Andy Tennant (Director/Co-Writer) Q&A
QUESTION: What was your inspiration for making a romantic comedy like Fool’s Gold?
ANDY TENNANT: I actually was kind of keen to do sort of a Romancing the Stone movie, where I wanted more than just the relationship stuff. And I felt like with the script that I was first given, I thought, ‘Well, the idea that ultimately the treasure is the relationship and the treasure is the person. The McGuffin was the treasure hunt, and the adventure was the thing that rekindled their relationship.’ It scared me a little bit, but I liked the idea of doing a big adventure comedy. I thought that was a genre that hadn't been done a lot, and I thought those were movies that I missed seeing. And so, I had put it out there, and this had an interesting premise. I was a diver and I had actually, ironically, been to Australia and dove the burial reef, and I just loved that world.
QUESTION: But here you have an actor and actress, and she's terrified of going in the water.
ANDY TENNANT: Well, I didn’t know that at the time. I mean, you assume that somebody reads the script and they say they want to do it, that they're going in the water. But it was really quite fun to watch her blossom. In the early days, it was a little nerve-wracking, and then I went with her on her first dive, and, it was just, this world opened up, which was fantastic. I mean, if you're going to dive somewhere, and the barrier reef is there, it's jaw-dropping. And then, by the end, when we're in the tank and she's doing the fighting underwater, she's sitting underwater, she is so comfortable. It was a nice journey to watch.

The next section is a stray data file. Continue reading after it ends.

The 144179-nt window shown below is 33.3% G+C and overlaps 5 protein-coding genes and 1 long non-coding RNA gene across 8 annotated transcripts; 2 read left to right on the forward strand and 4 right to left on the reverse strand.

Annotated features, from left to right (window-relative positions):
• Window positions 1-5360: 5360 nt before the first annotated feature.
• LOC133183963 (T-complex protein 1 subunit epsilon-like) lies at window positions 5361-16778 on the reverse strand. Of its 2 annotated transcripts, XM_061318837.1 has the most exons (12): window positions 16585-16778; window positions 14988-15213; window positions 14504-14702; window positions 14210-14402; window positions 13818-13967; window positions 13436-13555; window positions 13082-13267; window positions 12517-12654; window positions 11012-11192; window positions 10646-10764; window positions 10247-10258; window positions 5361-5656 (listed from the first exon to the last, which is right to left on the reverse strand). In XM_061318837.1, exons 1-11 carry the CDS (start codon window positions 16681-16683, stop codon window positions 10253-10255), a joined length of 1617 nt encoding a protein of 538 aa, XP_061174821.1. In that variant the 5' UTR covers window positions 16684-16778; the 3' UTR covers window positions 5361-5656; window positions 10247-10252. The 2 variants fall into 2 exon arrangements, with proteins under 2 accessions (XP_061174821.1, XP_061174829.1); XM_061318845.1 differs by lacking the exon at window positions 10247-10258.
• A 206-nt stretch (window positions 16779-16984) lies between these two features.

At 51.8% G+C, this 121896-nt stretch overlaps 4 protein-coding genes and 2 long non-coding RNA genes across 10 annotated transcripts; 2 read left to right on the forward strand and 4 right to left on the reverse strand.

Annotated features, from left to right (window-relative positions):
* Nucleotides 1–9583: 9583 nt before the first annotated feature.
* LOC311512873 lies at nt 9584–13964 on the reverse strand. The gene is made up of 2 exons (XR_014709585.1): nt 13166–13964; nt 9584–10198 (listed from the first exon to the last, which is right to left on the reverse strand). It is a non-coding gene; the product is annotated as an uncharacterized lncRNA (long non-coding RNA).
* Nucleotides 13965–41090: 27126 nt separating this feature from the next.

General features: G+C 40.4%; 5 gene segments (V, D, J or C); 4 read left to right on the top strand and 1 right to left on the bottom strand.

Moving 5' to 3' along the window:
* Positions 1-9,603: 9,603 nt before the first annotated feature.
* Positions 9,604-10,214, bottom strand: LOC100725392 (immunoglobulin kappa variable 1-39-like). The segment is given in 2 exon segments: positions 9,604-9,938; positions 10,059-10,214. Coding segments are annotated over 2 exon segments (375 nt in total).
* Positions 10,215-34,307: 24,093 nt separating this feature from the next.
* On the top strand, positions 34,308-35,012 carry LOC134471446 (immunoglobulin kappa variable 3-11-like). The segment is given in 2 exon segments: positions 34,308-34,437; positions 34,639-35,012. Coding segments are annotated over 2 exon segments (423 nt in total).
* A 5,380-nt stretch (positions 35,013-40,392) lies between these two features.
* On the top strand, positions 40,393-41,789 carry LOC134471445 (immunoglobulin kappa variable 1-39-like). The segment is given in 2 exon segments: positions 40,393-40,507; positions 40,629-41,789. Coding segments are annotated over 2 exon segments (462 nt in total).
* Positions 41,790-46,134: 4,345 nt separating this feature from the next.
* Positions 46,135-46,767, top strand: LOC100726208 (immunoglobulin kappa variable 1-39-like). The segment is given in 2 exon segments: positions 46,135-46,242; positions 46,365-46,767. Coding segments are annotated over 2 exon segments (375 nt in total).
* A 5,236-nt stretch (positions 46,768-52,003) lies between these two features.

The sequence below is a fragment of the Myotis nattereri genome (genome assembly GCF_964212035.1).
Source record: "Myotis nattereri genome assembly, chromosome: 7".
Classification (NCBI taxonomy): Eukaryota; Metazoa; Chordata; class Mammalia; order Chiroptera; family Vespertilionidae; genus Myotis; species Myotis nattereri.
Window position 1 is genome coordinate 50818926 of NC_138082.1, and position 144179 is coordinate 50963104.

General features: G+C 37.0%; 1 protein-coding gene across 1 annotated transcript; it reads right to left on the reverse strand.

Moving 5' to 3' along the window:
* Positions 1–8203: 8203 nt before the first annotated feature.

QUESTION: Did the script change after you cast these two principles?